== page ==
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Food Allergies and Hypothyroidism

Posted on by IBSTC

Hypothyroidism is a serious condition found in people with and without food allergies.

However, people with food allergies, particularly those with celiac disease (a gluten allergy), frequently suffer from hypothyroidism. It’s known to cause fatigue and weight gain as well as other problems, and is often overlooked and misdiagnosed due to complexities in thyroid testing and symptoms which may overlap or contradict the symptoms of food allergies.

What Are the Symptoms of Hypothyroidism?

Lack of adequate thyroid hormone production may result in one or more of the following symptoms: fatigue, weight gain, constipation, cold extremities, inability to focus, forgetfulness, dry skin and depression.

How Is Hypothyroidism Typically Diagnosed?

Most physicians measure thyroid function not by testing thyroid hormones, but by testing levels of TSH. TSH stands for Thyroid Stimulating Hormone. TSH is produced by the pituitary gland and stimulates the thyroid gland to produce thyroid hormones.

As thyroid hormone production drops, TSH levels are supposed to automatically increase to compensate for low thyroid hormone levels. Therefore a higher than normal TSH level indicates a hypothyroid condition.

Why Does Hypothyroidism Frequently Go Undiagnosed?

Unfortunately, TSH doesn’t always respond correctly to low thyroid hormone levels. If the actual thyroid hormones themselves (called T4 and T3) are not checked, hypothyroidism can be missed. I’ve seen several cases of hypothyroidism with low thyroid hormone production and a normal TSH level.

Also, most physicians are using old data and a normal reference range that is too large when determining whether or not the TSH level is normal. This means that many people are being told that they have a normal thyroid when, according to the latest scientific standards, they are actually hypothyroid.

What Is the Current Standard for Determining Hypothyroidism?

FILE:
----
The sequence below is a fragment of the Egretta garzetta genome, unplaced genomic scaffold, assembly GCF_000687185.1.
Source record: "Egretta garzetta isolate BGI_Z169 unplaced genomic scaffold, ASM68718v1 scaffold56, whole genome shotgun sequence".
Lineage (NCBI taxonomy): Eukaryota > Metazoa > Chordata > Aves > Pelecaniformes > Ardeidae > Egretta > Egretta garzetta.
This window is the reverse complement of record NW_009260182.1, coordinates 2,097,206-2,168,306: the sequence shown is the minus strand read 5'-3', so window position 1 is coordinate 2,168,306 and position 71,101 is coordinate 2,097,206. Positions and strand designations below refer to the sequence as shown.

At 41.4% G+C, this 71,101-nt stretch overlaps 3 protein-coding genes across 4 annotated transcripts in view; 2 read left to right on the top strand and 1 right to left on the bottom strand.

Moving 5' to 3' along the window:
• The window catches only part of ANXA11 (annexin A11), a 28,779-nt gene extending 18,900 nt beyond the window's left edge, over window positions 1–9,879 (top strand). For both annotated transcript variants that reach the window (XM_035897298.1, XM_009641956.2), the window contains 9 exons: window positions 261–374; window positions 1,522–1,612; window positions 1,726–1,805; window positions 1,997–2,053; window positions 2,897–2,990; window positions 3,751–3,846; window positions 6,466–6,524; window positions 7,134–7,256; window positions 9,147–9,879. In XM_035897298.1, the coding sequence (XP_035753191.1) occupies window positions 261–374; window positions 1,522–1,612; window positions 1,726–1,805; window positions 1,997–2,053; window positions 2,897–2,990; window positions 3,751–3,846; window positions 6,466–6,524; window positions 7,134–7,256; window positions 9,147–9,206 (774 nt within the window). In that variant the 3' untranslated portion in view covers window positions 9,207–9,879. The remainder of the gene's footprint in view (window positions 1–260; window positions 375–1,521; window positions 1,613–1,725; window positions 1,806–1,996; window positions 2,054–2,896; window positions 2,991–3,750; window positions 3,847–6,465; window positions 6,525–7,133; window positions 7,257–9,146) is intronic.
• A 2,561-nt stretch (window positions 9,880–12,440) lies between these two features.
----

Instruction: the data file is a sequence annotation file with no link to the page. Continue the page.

The American Association of Clinical Endocrinologists recommends that the normal reference range for TSH be reduced by nearly half, down to 0.50-2.50. The old range is 0.50-5.00. (The higher the number, the more hypothyroid you are.) This means that thousands of people are being misdiagnosed and are actually hypothyroid. Unfortunately, most physicians have been slow in adopting these new standards and many people continue to be misdiagnosed.

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3 Responses to Food Allergies and Hypothyroidism

Diane Litynski says: July 20, 2013 at 5:52 pm

I have battled fatigue, sadness, stomach issue diagnosed as IBS, and hellish allergies since I apwas in my 20′s. Just recently, I treated myself to a 51+ full medical exam. I’ve have zero thyroid production and a super high TSH level, along with a high blood sugar level. I’m a fitness trianer, college prof, and endurance athlete.
I have to hope the start of thyroid hormone replacement helps, because I can’t go on living like this.

Reply
innatehealth says: July 20, 2013 at 10:43 pm

Diane,

There may be more going on. If the thyroid therapy doesn’t get you all the way there, please contact us. There may be more testing that can help.

Reply
teri says: August 13, 2013 at 6:20 pm

i just read your post about your symptoms and wanted to share my own difficulties with thyroid issues. I feel for you because I have issues as well with allergies, ear and sinus stuffiness and fatigue and sad feelings. one minute feeling up then down the next! I have hypo thyroid. Im doing better but am tired of the fight sometimes!

Reply

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